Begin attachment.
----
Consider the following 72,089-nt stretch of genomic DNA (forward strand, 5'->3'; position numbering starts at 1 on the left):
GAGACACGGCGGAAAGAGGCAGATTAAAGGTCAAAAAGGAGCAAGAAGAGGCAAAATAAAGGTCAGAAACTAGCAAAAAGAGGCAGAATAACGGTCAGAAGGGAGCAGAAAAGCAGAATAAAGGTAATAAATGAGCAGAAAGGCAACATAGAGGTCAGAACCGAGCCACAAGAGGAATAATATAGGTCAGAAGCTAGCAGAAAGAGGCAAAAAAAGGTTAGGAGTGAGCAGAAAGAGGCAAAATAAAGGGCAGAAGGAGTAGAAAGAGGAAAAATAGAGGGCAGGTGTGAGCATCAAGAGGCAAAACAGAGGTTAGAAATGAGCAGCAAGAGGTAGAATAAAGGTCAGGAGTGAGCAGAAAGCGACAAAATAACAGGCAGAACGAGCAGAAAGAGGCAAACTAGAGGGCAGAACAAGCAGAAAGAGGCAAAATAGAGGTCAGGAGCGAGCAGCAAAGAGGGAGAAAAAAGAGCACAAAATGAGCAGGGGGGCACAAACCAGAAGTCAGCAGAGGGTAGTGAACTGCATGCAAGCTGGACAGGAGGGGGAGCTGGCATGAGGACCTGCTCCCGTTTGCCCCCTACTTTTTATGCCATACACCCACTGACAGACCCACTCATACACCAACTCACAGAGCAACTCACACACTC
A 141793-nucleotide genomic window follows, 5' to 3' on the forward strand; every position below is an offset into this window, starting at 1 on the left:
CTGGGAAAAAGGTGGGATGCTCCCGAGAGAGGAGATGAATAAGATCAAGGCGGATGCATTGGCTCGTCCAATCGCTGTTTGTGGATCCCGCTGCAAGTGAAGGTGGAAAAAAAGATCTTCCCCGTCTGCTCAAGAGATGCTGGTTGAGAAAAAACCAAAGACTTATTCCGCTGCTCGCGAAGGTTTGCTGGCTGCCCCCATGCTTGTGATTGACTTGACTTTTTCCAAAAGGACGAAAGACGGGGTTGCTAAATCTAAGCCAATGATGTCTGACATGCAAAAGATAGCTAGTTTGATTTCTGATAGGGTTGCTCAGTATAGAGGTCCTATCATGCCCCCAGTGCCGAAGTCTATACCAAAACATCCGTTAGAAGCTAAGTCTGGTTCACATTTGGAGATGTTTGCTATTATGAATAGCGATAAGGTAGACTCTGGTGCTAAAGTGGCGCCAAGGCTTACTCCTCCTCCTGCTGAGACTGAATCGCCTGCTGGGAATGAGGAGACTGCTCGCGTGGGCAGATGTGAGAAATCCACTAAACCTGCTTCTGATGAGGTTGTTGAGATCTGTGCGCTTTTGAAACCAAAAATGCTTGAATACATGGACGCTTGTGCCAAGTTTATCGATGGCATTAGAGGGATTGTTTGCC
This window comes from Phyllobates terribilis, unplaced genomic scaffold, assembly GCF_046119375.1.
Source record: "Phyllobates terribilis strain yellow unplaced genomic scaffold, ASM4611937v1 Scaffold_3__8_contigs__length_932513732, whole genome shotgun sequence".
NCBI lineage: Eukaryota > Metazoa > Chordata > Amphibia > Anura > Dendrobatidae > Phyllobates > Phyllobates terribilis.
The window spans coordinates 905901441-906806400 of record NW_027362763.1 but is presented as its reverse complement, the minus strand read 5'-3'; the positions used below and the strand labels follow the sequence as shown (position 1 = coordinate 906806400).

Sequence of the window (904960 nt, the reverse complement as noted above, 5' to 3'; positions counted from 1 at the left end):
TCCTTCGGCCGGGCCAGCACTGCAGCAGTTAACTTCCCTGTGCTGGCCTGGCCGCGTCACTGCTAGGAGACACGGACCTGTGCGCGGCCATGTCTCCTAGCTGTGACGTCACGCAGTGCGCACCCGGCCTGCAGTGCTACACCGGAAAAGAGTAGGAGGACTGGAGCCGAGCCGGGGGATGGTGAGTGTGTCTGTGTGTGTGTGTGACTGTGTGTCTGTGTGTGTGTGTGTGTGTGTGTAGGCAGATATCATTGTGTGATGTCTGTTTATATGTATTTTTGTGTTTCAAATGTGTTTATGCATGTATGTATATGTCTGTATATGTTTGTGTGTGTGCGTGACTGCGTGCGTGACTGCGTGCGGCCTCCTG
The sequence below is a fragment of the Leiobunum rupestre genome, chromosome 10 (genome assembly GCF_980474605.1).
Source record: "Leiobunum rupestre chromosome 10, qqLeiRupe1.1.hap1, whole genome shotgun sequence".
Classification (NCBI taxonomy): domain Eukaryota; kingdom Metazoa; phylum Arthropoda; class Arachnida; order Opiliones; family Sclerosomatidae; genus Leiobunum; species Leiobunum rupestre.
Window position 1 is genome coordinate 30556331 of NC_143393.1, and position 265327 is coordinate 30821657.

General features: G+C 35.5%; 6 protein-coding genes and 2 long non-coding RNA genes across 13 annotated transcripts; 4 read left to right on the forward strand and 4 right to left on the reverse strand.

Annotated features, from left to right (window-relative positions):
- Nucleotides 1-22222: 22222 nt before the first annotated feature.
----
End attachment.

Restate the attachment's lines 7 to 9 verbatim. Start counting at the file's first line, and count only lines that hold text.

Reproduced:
NCBI lineage: Eukaryota > Metazoa > Chordata > Amphibia > Anura > Dendrobatidae > Phyllobates > Phyllobates terribilis.
The window spans coordinates 905901441-906806400 of record NW_027362763.1 but is presented as its reverse complement, the minus strand read 5'-3'; the positions used below and the strand labels follow the sequence as shown (position 1 = coordinate 906806400).

Sequence of the window (904960 nt, the reverse complement as noted above, 5' to 3'; positions counted from 1 at the left end):